Lower Bounds for Set-Blocked Clauses Proofs

Author Emre Yolcu

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Emre Yolcu
  • Carnegie Mellon University, Pittsburgh, PA, USA


I thank Sam Buss, Marijn Heule, Jakob Nordström, and Ryan O'Donnell for useful discussions. I thank Jeremy Avigad, Ryan O'Donnell, and Bernardo Subercaseaux for feedback on an earlier version of the paper. Finally, I thank the STACS reviewers for their highly detailed comments and suggestions.

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Emre Yolcu. Lower Bounds for Set-Blocked Clauses Proofs. In 41st International Symposium on Theoretical Aspects of Computer Science (STACS 2024). Leibniz International Proceedings in Informatics (LIPIcs), Volume 289, pp. 59:1-59:17, Schloss Dagstuhl – Leibniz-Zentrum für Informatik (2024)


We study propositional proof systems with inference rules that formalize restricted versions of the ability to make assumptions that hold without loss of generality, commonly used informally to shorten proofs. Each system we study is built on resolution. They are called BC⁻, RAT⁻, SBC⁻, and GER⁻, denoting respectively blocked clauses, resolution asymmetric tautologies, set-blocked clauses, and generalized extended resolution - all "without new variables." They may be viewed as weak versions of extended resolution (ER) since they are defined by first generalizing the extension rule and then taking away the ability to introduce new variables. Except for SBC⁻, they are known to be strictly between resolution and extended resolution. Several separations between these systems were proved earlier by exploiting the fact that they effectively simulate ER. We answer the questions left open: We prove exponential lower bounds for SBC⁻ proofs of a binary encoding of the pigeonhole principle, which separates ER from SBC⁻. Using this new separation, we prove that both RAT⁻ and GER⁻ are exponentially separated from SBC⁻. This completes the picture of their relative strengths.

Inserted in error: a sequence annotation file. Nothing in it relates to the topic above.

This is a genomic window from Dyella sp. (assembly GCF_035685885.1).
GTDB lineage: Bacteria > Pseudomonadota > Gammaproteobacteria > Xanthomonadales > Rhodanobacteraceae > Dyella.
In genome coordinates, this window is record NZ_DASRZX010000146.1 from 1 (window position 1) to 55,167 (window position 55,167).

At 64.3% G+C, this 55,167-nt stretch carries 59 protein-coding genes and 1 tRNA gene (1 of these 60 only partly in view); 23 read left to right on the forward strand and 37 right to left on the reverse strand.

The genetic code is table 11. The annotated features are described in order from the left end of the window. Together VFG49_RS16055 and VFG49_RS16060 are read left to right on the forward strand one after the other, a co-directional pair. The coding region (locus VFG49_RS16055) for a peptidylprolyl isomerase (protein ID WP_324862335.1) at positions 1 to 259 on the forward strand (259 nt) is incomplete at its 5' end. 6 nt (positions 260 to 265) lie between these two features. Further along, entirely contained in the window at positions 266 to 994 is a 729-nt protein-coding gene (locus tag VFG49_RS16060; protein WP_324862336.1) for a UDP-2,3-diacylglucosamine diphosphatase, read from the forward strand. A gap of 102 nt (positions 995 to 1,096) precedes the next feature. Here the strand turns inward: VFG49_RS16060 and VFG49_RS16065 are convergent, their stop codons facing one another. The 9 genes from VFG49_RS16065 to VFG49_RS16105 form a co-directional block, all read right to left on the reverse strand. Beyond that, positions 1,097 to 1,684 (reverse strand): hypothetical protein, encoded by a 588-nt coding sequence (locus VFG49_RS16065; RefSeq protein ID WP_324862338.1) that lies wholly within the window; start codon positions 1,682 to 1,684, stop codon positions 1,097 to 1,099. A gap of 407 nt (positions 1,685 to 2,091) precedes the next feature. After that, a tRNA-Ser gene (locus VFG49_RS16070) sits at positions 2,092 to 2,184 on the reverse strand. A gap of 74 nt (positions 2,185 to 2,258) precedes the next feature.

Subject Classification

ACM Subject Classification
  • Theory of computation → Proof complexity
  • proof complexity
  • separations
  • resolution
  • extended resolution
  • blocked clauses


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